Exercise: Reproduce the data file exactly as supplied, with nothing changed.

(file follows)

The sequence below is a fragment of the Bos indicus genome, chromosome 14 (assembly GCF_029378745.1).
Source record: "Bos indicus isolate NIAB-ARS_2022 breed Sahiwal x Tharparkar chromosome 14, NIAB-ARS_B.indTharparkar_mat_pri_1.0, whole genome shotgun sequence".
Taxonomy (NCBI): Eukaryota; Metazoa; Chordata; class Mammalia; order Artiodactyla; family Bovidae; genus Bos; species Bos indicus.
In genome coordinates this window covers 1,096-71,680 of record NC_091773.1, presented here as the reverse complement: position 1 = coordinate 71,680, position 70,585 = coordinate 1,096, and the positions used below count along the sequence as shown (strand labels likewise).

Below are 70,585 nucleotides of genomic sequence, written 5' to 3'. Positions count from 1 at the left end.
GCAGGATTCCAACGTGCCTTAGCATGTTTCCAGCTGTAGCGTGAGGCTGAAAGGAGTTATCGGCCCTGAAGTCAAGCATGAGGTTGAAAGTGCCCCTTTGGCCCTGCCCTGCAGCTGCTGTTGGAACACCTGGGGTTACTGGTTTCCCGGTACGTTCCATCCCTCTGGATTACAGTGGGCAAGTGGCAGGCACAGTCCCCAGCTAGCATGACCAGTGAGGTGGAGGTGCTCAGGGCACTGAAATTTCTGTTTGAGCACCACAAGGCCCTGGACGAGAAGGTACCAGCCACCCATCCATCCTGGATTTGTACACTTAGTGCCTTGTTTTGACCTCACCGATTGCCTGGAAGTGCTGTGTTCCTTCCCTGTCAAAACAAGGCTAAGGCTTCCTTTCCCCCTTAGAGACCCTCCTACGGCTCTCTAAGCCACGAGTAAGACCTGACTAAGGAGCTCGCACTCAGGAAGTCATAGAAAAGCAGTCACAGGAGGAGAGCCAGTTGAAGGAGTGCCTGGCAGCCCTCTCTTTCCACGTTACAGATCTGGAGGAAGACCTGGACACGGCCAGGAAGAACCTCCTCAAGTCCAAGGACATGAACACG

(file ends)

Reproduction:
The sequence below is a fragment of the Bos indicus genome, chromosome 14 (assembly GCF_029378745.1).
Source record: "Bos indicus isolate NIAB-ARS_2022 breed Sahiwal x Tharparkar chromosome 14, NIAB-ARS_B.indTharparkar_mat_pri_1.0, whole genome shotgun sequence".
Taxonomy (NCBI): Eukaryota; Metazoa; Chordata; class Mammalia; order Artiodactyla; family Bovidae; genus Bos; species Bos indicus.
In genome coordinates this window covers 1,096-71,680 of record NC_091773.1, presented here as the reverse complement: position 1 = coordinate 71,680, position 70,585 = coordinate 1,096, and the positions used below count along the sequence as shown (strand labels likewise).

Below are 70,585 nucleotides of genomic sequence, written 5' to 3'. Positions count from 1 at the left end.
GCAGGATTCCAACGTGCCTTAGCATGTTTCCAGCTGTAGCGTGAGGCTGAAAGGAGTTATCGGCCCTGAAGTCAAGCATGAGGTTGAAAGTGCCCCTTTGGCCCTGCCCTGCAGCTGCTGTTGGAACACCTGGGGTTACTGGTTTCCCGGTACGTTCCATCCCTCTGGATTACAGTGGGCAAGTGGCAGGCACAGTCCCCAGCTAGCATGACCAGTGAGGTGGAGGTGCTCAGGGCACTGAAATTTCTGTTTGAGCACCACAAGGCCCTGGACGAGAAGGTACCAGCCACCCATCCATCCTGGATTTGTACACTTAGTGCCTTGTTTTGACCTCACCGATTGCCTGGAAGTGCTGTGTTCCTTCCCTGTCAAAACAAGGCTAAGGCTTCCTTTCCCCCTTAGAGACCCTCCTACGGCTCTCTAAGCCACGAGTAAGACCTGACTAAGGAGCTCGCACTCAGGAAGTCATAGAAAAGCAGTCACAGGAGGAGAGCCAGTTGAAGGAGTGCCTGGCAGCCCTCTCTTTCCACGTTACAGATCTGGAGGAAGACCTGGACACGGCCAGGAAGAACCTCCTCAAGTCCAAGGACATGAACACG